Think health care costs are soaring? Think again.

Why healthcare is so expensive
Why healthcare is so expensive

Think you are paying a lot more for health insurance and to see the doctor?

Actually, national health spending grew 3.6% in 2013, the lowest annual increase since 1960, when the Centers for Medicare and Medicaid Services began tracking the statistic, officials said Wednesday.

Spending slowed for private health insurance, Medicare, hospitals, physicians and clinical services and out-of-pocket spending by consumers. However, it accelerated for Medicaid and for prescription drugs, according to the report, published online by the journal Health Affairs.

Premiums for private health insurance grew 2.8% last year, compared to a 4% increase in 2012. Low overall enrollment growth, greater usage of high deductible plans and other benefit design changes and the health law's medical loss ratio and rate review provisions contributed to the decline, the Centers found.

Nearly 190 million people -- or 60% of the population -- were covered by private health insurance in 2013. Enrollment increased 0.7% last year, the third straight annual increase.

Consumer out-of-pocket spending -- including co-payments and deductibles or payments for services not covered by a consumer's health insurance -- grew 3.2% in 2013, down from the 3.6% growth in both 2011 and 2012.

Spending for physician and clinical services grew 3.8% last year, a slowdown from 2012 when spending grew 4.5%. Expenditures for hospital care increased 4.3%, slower than the 5.7% rate of growth in 2012.

Drug costs, however, rose at a faster rate than the previous year. Total spending growth for retail prescription drugs increased 2.5% last year, compared to 0.5% in 2012. Drug spending growth increased in 2013 for several reasons, among them higher prices for brand-name and specialty drugs.

Overall, health care spending has grown at historically low rates for the past five years, which is consistent with declines generally seen during economic downturns, such as the Great Recession that crippled the U.S. economy at the end of 2007. Looking ahead, "the key question is whether health spending growth will accelerate once economic conditions improve significantly; historical evidence suggest that it will," noted the authors, who are from the Centers' Office of the Actuary.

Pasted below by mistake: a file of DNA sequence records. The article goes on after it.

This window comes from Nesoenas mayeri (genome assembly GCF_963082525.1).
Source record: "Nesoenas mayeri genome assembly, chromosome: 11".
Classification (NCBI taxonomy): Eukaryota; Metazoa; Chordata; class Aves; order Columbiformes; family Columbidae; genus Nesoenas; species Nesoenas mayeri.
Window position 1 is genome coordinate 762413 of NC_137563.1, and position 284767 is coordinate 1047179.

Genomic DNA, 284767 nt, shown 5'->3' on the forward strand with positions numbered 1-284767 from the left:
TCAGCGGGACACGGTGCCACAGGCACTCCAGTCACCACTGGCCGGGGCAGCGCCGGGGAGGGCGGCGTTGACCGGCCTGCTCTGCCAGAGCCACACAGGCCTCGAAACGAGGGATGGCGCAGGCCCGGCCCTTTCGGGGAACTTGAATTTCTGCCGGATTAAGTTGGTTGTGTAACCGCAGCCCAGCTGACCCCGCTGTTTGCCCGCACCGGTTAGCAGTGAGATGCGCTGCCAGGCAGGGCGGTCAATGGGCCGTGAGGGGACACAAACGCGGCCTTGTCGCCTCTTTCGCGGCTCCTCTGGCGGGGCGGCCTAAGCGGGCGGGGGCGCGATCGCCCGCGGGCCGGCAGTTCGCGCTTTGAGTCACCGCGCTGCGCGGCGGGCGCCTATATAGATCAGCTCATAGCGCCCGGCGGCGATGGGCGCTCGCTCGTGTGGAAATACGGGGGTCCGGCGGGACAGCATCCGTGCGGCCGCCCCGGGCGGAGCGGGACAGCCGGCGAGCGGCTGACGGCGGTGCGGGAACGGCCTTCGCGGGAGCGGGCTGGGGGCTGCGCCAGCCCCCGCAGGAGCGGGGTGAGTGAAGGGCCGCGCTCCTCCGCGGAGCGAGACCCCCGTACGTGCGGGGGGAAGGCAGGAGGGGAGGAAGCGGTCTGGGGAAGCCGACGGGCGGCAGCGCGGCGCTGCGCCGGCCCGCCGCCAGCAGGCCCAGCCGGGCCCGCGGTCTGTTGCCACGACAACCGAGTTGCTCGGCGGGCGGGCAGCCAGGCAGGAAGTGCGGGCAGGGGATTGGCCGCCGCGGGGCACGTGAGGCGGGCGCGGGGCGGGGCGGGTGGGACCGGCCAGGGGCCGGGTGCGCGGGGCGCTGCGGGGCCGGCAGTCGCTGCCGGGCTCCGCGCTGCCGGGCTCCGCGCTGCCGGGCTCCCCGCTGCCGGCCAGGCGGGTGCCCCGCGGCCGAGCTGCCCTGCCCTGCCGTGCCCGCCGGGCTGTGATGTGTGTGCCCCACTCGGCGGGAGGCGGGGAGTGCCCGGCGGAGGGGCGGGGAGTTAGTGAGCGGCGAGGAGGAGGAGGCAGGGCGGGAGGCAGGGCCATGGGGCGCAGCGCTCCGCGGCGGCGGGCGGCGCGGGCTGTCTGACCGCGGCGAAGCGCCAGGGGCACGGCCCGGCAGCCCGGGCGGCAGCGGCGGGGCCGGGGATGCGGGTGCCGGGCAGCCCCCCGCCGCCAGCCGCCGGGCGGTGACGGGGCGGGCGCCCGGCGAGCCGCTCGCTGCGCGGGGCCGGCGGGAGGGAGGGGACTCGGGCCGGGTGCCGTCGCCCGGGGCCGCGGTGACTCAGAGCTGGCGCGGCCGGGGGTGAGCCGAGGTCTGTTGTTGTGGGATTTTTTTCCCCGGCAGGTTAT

They also pointed out, however, that in the near term, the health sector will "undergo major changes that will have a substantial impact" on consumers, providers, insurers and sponsors of health care. These are the result of the health law's creation of online exchanges, its expansion of Medicaid, and restraints the law made to the Medicare program, the analysts found.

Health care spending rose to $9,255 per person, in 2013, or $2.9 trillion total, the study found. As a share of gross domestic product, health care remained at 17.4%, the same share since 2009, the CMS researchers found.

The 3.6% spending growth for 2013 tracks a CMS estimate from September and is 0.5 percentage point lower than 2012.

Spending on Medicare grew 3.4% in 2013, down from the 4% growth in 2012. The difference was due mostly to slower growth in enrollment and spending changes included in the health care law, including reductions in federal payments to the private Medicare Advantage plans that offer an alternative to traditional Medicare. The automatic 2% federal budget payment cuts, known as sequestration, also played a role in reducing Medicare spending, which was nearly $586 billion in 2013.

Younger and healthier baby boomers signing up for Medicare has kept the growth in Medicare per-enrollee spending relatively flat.

Medicaid spending, on the other hand, increased 6.1% percent in 2013, following growth rates of 2.5% and 4%, respectively, in 2011 and 2012. A variety of factors, including increases in hospital care -- which accounts for 36% of Medicaid spending -- contributed to the cost increase. The federal government and state and local governments spent $449.4 billion in 2013 on Medicaid.

Kaiser Health News is an editorially independent program of the Kaiser Family Foundation.

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